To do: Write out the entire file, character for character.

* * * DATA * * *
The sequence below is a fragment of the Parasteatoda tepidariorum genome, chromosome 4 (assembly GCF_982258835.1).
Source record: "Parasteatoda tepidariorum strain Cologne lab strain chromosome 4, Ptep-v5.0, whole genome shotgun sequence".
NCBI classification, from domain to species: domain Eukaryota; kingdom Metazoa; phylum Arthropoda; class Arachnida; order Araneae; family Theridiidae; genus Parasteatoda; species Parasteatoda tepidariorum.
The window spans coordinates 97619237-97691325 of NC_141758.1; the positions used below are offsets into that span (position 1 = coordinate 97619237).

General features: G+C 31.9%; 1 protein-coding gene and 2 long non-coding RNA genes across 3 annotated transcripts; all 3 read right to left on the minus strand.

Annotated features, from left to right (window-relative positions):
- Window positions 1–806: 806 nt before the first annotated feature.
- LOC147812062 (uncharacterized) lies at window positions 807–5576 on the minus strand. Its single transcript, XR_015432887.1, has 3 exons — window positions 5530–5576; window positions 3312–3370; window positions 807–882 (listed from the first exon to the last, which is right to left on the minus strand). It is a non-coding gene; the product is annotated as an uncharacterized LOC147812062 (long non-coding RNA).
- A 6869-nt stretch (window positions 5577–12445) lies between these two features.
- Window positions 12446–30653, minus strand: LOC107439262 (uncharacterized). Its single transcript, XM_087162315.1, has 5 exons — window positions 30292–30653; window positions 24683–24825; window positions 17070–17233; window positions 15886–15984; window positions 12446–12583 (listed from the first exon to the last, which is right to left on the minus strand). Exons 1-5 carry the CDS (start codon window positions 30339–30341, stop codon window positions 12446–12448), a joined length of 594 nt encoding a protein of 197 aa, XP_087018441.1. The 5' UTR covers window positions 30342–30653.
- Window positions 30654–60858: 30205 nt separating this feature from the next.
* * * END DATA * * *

The sequence below is a fragment of the Parasteatoda tepidariorum genome, chromosome 4 (assembly GCF_982258835.1).
Source record: "Parasteatoda tepidariorum strain Cologne lab strain chromosome 4, Ptep-v5.0, whole genome shotgun sequence".
NCBI classification, from domain to species: domain Eukaryota; kingdom Metazoa; phylum Arthropoda; class Arachnida; order Araneae; family Theridiidae; genus Parasteatoda; species Parasteatoda tepidariorum.
The window spans coordinates 97619237-97691325 of NC_141758.1; the positions used below are offsets into that span (position 1 = coordinate 97619237).

General features: G+C 31.9%; 1 protein-coding gene and 2 long non-coding RNA genes across 3 annotated transcripts; all 3 read right to left on the minus strand.

Annotated features, from left to right (window-relative positions):
- Window positions 1–806: 806 nt before the first annotated feature.
- LOC147812062 (uncharacterized) lies at window positions 807–5576 on the minus strand. Its single transcript, XR_015432887.1, has 3 exons — window positions 5530–5576; window positions 3312–3370; window positions 807–882 (listed from the first exon to the last, which is right to left on the minus strand). It is a non-coding gene; the product is annotated as an uncharacterized LOC147812062 (long non-coding RNA).
- A 6869-nt stretch (window positions 5577–12445) lies between these two features.
- Window positions 12446–30653, minus strand: LOC107439262 (uncharacterized). Its single transcript, XM_087162315.1, has 5 exons — window positions 30292–30653; window positions 24683–24825; window positions 17070–17233; window positions 15886–15984; window positions 12446–12583 (listed from the first exon to the last, which is right to left on the minus strand). Exons 1-5 carry the CDS (start codon window positions 30339–30341, stop codon window positions 12446–12448), a joined length of 594 nt encoding a protein of 197 aa, XP_087018441.1. The 5' UTR covers window positions 30342–30653.
- Window positions 30654–60858: 30205 nt separating this feature from the next.